Went in the morning to Mr. Gridleys, and asked the favour of his Advice what Steps to take for an Introduction to the Practice of Law in this County.1 He answered “get sworn.”
Ego. But in order to that, sir, as I have no Patron, in this County.
G. I will recommend you to the Court. Mark the Day the Court adjourns to in order to make up Judgments. Come to Town that Day, and in the mean Time I will speak to the Bar for the Bar must be consulted, because the Court always inquires, if it be with Consent of the Bar.
Then Mr. Gridley inquired what Method of Study I had pursued, what Latin Books I read, what Greek, what French. What I had read upon Rhetorick. Then he took his Common Place Book and gave me Ld. Hales Advice to a Student of the Common Law, and when I had read that, he gave me Ld. C[hief] J[ustice] Reeves Advice [to] his Nephew, in the Study of the common Law. Then He gave me a Letter from Dr. Dickins, Regius Professor of Law at the University of Cambridge, to him, pointing out a Method of Studying the civil Law. Then he turned to a Letter He wrote himself to Judge Lightfoot, Judge of the Admiralty in Rhode Island, directing to a Method of Studying the Admiralty Law. Then Mr. Gridley run a Comparison between the Business and studies of a Lawyer or Gentleman of the Bar, in England, and that of one here. A Lawyer in this Country must study common Law and civil Law, and natural Law, and Admiralty Law, and must do the duty of a Counsellor, a Lawyer, an Attorney, a sollicitor, and even of a scrivener, so that the Difficulties of the Profession are much greater here than in England.
The Difficulties that attend the study may discourage some, but they never discouraged me. [Here is conscious superiority.]2
I have a few Pieces of Advice to give you Mr. Adams. One is to pursue the Study of the Law rather than the Gain of it. Pursue the Gain of it enough to keep out of the Briars, but give your main Attention to the study of it.
The next is, not to marry early. For an early Marriage will obstruct your Improvement, and in the next Place, twill involve you in Expence.
Another Thing is not to keep much Company. For the application of a Man who aims to be a lawyer must be incessant. His Attention to his Books must be constant, which is inconsistent with keeping much Company.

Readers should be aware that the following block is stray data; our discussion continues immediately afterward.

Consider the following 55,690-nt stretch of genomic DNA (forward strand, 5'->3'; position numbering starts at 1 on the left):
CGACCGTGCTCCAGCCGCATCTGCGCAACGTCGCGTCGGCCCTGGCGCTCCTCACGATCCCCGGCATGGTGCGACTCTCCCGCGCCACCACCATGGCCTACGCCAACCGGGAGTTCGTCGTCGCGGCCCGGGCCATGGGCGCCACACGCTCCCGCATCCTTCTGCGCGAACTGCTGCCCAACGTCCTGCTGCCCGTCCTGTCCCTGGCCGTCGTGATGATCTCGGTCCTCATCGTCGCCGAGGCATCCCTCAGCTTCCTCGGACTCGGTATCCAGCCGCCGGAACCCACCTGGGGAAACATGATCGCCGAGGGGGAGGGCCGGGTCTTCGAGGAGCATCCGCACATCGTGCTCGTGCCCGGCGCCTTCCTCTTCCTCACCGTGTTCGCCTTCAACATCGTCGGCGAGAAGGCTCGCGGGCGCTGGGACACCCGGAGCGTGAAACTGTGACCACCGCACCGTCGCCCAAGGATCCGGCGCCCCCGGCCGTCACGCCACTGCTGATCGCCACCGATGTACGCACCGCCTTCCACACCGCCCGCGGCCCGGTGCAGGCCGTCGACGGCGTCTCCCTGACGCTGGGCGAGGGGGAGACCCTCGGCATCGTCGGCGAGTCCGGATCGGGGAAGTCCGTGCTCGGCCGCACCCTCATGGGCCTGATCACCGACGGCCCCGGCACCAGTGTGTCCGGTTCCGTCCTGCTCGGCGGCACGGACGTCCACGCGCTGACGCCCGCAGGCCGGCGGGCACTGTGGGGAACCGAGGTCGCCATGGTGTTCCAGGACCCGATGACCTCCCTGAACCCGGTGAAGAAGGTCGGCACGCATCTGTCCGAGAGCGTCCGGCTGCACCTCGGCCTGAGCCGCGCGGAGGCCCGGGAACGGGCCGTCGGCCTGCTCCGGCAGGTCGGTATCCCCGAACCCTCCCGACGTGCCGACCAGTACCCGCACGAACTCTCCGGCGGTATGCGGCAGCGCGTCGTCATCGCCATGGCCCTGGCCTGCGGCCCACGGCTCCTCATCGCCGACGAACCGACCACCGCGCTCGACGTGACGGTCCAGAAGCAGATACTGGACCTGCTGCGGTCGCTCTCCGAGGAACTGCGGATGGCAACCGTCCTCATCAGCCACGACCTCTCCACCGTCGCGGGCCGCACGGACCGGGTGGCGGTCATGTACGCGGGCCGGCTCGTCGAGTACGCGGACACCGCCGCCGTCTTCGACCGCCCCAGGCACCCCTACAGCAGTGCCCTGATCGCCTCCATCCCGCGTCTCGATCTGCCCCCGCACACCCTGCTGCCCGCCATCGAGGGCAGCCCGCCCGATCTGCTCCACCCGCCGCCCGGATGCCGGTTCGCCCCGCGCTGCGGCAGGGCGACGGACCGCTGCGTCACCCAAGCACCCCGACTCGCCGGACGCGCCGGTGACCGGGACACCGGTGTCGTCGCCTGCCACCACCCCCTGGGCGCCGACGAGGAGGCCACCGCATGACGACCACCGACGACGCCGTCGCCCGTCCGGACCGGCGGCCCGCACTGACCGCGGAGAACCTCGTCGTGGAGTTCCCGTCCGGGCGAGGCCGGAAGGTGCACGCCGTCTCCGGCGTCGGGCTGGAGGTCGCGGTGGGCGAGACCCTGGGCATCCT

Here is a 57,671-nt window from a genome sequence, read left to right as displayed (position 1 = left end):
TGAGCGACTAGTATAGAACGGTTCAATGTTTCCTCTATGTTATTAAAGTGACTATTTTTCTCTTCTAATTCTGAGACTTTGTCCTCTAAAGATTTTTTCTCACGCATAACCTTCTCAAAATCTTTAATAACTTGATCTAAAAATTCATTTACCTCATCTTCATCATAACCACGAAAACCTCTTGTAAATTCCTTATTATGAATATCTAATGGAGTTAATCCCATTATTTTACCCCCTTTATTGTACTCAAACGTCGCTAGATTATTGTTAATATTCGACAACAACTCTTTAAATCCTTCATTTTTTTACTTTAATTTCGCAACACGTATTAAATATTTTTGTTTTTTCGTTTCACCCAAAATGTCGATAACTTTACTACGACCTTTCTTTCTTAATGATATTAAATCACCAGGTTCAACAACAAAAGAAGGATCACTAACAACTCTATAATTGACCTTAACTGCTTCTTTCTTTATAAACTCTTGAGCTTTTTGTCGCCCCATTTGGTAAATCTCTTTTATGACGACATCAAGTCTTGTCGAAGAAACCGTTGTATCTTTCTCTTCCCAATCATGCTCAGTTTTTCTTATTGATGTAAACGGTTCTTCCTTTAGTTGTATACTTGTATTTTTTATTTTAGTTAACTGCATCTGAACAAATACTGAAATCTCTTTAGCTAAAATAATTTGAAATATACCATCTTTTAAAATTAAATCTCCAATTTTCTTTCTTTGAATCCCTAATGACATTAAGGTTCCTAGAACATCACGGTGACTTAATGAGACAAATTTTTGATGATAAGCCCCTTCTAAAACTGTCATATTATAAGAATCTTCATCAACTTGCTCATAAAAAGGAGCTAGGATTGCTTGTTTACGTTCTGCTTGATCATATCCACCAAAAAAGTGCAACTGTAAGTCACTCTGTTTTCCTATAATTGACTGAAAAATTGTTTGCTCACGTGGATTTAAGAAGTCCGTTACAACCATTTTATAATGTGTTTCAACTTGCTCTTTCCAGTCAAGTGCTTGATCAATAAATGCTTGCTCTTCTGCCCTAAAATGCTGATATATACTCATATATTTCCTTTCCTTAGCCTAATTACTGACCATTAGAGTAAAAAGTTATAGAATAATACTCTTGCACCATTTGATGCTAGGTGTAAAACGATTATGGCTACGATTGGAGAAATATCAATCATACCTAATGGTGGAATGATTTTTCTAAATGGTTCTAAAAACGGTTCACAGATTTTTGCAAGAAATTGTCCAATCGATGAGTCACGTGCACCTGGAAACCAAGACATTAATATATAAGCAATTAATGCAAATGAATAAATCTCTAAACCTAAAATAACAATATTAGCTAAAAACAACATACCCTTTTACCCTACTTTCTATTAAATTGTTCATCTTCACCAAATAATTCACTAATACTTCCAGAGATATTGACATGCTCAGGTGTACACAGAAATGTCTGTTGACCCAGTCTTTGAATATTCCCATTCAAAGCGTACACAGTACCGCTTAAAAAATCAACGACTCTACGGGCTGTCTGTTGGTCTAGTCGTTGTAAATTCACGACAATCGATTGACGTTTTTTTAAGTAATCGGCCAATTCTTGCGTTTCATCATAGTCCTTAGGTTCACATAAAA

In the study of Law the common Law be sure deserves your first and last Attention, and He has conquered all the Difficulties of this Law, who is Master of the Institutes. You must conquer the Institutes. The Road of Science is much easier, now, than it was when I sett out. I began with Co. Litt.3 and broke thro.
I asked his Advice about studying Greek. He answered it is a matter of meer Curiosity.—After this long and familiar Conversation we went to Court. Attended all Day and in the Evening I went to ask Mr. Thatchers Concurrence with the Bar. Drank Tea and spent the whole Evening, upon original sin, Origin of Evil, the Plan of the Universe, and at last, upon Law. He says He is sorry that he neglected to keep a common Place Book when he began to study Law, and he is half a mind to begin now. Thatcher thinks, this County is full.4
1. The account of this momentous interview in JA’s Autobiography differs so widely in details from this contemporary record of it as to suggest that JA did not consult his Diary in composing the later account.
2. Brackets in MS.
3. Coke upon Littleton, the famous Institutes of the Laws of England, London, 1628–1644, in four parts, which consisted of Sir Thomas Littleton’s treatise on tenures with an elaborate commentary by Sir Edward Coke, long the standard authority on real property in England and America.
4. Of lawyers.